Posted by Joshua on Wednesday, July 13th, 2011
Crisis Group: The Syrian Regime’s Slow-motion Suicide
by Peter Harling for ICG
2011-07-13, Damascus/Brussels | 13 Jul 2011
[A 35 page Part II of this most valuable report. Harling is superb]
Even in its attempts to survive at all costs, the Syrian regime appears to be digging its own grave.
Popular Protest in North Africa and the Middle East (VII): The Syrian Regime’s Slow-motion Suicide, the second of a two-part report from the International Crisis Group, examines the regime’s approach to the crisis. Although the outcome remains in doubt, as many Syrians still fear the prospect of chaos and sectarian strife in the event of abrupt change, the regime has significantly hurt its case through its brutal repression, half-hearted reform suggestions and squandered credibility.
“Playing catch-up with protester demands, the regime has always lagged one if not several steps behind, proposing measures that might have had some resonance if suggested earlier yet falling on deaf ears by the time they were unveiled”, says Peter Harling, Crisis Group’s Iraq, Syria and Lebanon Project Director. “Demonstrators have turned to something else. It is not regime reform they are pursuing. It is regime change”.
By sowing fear of instability, the regime seeks to check the extent of popular mobilisation and deter its less committed detractors. But while this appears to have had the desired impact on some Syrians, the balance sheet has been overwhelmingly negative from the authorities’ standpoint. The security services’ brutal and often erratic performance has created more problems than it has solved, as violence almost certainly has been the primary reason behind the protest movement’s growth and radicalisation.
The situation has reached an apparent stalemate but it would be wrong to bet on the status quo enduring. Economic conditions are worsening; should they reach breaking point the regime could well collapse. Predominantly Allawite security forces are overworked, underpaid and increasingly worried. They could conclude that the regime is unsalvageable and defect, precipitating its end.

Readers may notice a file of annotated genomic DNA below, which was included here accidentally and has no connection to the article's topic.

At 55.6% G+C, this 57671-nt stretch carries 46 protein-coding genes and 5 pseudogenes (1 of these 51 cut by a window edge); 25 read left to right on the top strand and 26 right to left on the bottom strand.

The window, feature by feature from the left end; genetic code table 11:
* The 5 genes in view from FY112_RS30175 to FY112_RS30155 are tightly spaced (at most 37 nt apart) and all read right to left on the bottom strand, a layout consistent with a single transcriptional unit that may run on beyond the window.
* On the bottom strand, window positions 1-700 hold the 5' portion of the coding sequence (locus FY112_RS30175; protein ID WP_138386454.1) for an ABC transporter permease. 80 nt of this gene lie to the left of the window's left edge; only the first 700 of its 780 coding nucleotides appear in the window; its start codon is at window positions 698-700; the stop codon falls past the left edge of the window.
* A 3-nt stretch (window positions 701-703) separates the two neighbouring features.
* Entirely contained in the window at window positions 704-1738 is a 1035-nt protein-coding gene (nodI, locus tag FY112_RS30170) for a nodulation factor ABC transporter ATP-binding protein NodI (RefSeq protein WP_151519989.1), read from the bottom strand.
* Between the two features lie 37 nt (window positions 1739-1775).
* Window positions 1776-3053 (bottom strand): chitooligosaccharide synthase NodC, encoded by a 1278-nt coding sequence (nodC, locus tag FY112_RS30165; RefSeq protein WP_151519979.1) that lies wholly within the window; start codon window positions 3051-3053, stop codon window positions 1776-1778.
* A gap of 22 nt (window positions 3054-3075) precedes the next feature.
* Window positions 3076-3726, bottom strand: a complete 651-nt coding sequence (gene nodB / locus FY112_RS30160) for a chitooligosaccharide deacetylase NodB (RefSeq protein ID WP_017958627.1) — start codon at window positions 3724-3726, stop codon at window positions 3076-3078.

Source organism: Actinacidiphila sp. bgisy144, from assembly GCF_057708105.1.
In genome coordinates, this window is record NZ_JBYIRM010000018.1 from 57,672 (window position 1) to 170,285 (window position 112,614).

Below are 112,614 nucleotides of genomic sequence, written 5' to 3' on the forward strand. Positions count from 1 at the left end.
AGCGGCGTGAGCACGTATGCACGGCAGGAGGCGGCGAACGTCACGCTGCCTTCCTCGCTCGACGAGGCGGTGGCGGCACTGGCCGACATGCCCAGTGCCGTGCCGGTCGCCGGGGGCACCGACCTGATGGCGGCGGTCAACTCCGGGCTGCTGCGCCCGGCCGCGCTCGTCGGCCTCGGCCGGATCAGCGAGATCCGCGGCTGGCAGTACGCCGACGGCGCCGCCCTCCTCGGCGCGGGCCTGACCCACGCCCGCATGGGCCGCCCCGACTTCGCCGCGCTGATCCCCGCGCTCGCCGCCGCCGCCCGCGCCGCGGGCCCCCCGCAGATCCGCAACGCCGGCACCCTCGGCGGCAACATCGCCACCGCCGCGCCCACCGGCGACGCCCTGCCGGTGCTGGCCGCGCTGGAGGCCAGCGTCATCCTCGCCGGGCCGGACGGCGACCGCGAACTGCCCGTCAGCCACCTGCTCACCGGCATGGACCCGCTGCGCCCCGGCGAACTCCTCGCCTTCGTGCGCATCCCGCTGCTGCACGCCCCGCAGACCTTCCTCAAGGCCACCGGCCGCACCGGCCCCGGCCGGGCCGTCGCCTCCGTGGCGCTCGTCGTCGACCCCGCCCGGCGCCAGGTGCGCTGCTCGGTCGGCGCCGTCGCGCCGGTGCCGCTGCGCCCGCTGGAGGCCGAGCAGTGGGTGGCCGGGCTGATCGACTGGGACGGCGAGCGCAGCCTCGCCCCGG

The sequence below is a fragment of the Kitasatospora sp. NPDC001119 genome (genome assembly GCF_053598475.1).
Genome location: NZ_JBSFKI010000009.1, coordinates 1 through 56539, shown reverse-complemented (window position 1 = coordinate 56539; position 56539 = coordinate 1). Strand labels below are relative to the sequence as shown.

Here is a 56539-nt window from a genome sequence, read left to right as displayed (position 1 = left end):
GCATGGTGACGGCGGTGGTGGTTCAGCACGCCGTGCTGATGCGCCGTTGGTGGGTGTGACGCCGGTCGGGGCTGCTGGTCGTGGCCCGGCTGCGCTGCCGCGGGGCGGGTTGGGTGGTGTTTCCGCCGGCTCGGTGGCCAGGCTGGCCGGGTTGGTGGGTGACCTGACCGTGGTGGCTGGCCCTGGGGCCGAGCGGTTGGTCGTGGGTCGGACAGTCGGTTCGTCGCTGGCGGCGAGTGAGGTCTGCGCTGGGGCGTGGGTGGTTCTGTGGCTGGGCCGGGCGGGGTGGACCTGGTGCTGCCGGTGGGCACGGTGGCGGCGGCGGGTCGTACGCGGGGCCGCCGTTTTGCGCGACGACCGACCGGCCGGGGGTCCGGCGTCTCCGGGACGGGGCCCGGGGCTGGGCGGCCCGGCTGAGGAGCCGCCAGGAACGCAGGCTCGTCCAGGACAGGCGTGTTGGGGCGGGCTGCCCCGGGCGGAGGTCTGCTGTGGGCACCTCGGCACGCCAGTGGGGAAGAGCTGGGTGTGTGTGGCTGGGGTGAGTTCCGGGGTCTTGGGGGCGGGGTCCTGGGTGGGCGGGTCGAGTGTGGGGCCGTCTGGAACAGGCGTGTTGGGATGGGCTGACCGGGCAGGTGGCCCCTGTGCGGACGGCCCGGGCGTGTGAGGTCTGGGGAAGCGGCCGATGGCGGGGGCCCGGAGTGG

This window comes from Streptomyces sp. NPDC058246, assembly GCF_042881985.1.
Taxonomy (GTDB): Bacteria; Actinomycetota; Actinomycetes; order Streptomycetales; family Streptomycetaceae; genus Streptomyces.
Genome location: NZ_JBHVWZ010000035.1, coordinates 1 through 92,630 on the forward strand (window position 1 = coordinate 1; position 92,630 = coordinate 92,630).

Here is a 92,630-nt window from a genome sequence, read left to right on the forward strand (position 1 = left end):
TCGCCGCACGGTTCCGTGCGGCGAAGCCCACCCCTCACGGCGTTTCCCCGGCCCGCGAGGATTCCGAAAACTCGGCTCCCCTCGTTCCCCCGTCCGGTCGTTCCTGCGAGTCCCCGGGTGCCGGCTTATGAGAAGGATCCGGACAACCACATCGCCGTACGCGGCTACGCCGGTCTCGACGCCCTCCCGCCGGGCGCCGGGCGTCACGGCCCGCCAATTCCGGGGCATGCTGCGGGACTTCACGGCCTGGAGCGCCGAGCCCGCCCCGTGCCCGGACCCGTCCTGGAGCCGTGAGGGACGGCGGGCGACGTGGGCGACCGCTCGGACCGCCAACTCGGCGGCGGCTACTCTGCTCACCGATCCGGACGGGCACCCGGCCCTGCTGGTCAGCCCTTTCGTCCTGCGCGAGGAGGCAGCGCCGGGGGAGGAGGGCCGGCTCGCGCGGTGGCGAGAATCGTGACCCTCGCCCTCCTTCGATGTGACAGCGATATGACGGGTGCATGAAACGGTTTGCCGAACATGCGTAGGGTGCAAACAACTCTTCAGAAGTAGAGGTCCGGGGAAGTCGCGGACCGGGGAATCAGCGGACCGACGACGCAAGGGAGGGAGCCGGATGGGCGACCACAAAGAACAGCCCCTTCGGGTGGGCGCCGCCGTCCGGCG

Officials argue that many Syrians still see things differently, that they are wary of the protest movement, suspecting it is a Trojan horse for Islamists and that the fall of the regime would mean sectarian civil war. They have a point. Largely due to regime scare tactics – but also to some of the violence against security forces – the country has become more polarised. A growing number want to see the end of the regime; many still cling to it as better than an uncertain alternative, particularly in Damascus. The middle ground has been shrinking.
The international community’s options remain limited. Military intervention would be unquestionably disastrous, potentially unleashing a sectarian civil war, provoking further instability and benefiting a regime that repeatedly has depicted the uprising as a foreign plot. Sanctions against regime officials can be of use, but going further and targeting economic sectors that would hurt ordinary Syrians would backfire….
The world’s cautious attitude has been a source of deep frustration and even anger for the protesters. That is entirely understandable, yet such caution might well be a blessing in disguise. The regime is unlikely to respond to international pressures, regardless of their provenance. Ultimately, the burden lies with the protesters to counter the regime’s divisive tactics, reassure fellow citizens – and in particular members of minority groups – who remain worried about a successor regime, and build a political platform capable of rallying broad public support. Already their ability to transcend sectarian divides has confounded many observers. More importantly, it has given the lie to a regime that has made a business out of preying on fears of a chaotic or Islamist alternative to its own brutal reign.